Did you catch the dairy farmer they interviewed? He started off by giving the standard “it’s in our best interest to treat them well” line and shortly thereafter was stumbling all over himself defending tail docking and horn clipping as “standard industry practice” (which it is) and saying, “Of course I wish we didn’t have to do it…” It was enough to make you feel sorry for the guy. Almost. Except for the whole exploiting animals for personal gain thing.
I don’t think too many people can get behind docking cow’s tails or cutting their horns. (Except for those who convince themselves it’s not a standard practice.)
3. The artificial insemination footage
It was only about two or three seconds long and it only aired on the Nightline version of the story, but I think the very brief shot they showed of a farmhand elbow deep, artificially inseminating a dairy cow could be the most important piece of footage. I think the majority of people still kid themselves with visions of happy bovines humping in meadows of green grass. I’m also pretty sure the sentiment that “well, the cows have to be milked” is still prevalent. This very short piece of footage, though, is like a slap in the face: no, these dairy cows are not naturally pregnant and happily giving their milk to us. We’re raping them, confining them, and then stealing the milk meant for their offspring, all so we can have our next hit of cheese.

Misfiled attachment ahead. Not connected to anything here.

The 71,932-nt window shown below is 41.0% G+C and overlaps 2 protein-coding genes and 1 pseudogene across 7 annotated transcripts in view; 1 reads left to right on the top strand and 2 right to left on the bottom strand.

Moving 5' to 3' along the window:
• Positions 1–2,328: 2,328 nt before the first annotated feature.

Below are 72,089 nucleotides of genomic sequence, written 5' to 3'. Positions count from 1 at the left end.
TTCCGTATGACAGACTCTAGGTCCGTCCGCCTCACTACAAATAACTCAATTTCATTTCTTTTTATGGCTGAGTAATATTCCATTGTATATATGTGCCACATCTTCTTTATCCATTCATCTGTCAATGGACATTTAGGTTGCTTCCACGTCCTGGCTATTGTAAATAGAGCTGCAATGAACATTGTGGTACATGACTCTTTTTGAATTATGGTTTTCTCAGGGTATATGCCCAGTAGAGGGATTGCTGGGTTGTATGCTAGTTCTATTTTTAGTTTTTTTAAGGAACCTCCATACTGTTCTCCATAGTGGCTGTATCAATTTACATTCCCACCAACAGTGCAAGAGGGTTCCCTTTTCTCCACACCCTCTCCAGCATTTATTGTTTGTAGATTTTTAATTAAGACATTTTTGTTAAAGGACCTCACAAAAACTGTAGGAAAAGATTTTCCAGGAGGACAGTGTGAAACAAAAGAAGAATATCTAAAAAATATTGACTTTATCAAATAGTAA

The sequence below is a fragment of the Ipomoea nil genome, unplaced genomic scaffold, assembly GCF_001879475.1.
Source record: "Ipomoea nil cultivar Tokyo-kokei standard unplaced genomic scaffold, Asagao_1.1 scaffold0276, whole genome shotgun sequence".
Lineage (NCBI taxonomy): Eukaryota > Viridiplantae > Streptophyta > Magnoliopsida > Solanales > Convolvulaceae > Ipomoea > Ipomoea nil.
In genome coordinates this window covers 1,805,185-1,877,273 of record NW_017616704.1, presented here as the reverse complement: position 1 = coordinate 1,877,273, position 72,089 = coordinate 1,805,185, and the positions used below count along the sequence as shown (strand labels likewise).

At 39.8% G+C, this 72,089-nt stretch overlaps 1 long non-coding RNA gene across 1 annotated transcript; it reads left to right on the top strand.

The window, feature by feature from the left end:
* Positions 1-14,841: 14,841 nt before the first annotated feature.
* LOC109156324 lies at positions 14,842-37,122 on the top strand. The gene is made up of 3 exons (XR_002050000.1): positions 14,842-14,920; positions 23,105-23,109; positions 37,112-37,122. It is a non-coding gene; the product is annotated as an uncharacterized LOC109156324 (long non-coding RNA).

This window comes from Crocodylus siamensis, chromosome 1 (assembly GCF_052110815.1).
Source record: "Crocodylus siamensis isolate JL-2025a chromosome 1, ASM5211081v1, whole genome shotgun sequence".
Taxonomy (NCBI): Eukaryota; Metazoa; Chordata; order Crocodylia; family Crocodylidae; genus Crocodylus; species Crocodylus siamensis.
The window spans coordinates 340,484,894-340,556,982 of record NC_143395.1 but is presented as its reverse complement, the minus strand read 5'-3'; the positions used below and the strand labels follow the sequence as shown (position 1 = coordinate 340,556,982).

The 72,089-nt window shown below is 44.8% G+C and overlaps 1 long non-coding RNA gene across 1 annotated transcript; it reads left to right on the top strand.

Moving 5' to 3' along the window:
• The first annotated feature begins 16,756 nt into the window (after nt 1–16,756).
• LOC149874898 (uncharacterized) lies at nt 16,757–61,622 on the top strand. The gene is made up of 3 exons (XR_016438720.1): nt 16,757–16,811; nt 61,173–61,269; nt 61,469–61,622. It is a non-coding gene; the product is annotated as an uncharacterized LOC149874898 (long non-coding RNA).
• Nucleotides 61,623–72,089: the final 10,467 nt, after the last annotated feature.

I’m hoping that short bit of video replays in people’s minds when they sit down with a glass of milk or a bowl of ice cream.
And, yes, there are some problems…
While the majority of the piece focuses on these cruel practices that are going on every second of every day, there’s just enough of the welfare message that I can certainly imagine someone coming away with the idea that, “Hey, that’s awful, but at least they’re starting to phase out those practices. Now I can feel OK about consuming milk.” And that’s the big downside of championing welfare legislation as a victory: a marginal welfare improvement becomes marketing fodder for the dairy industry.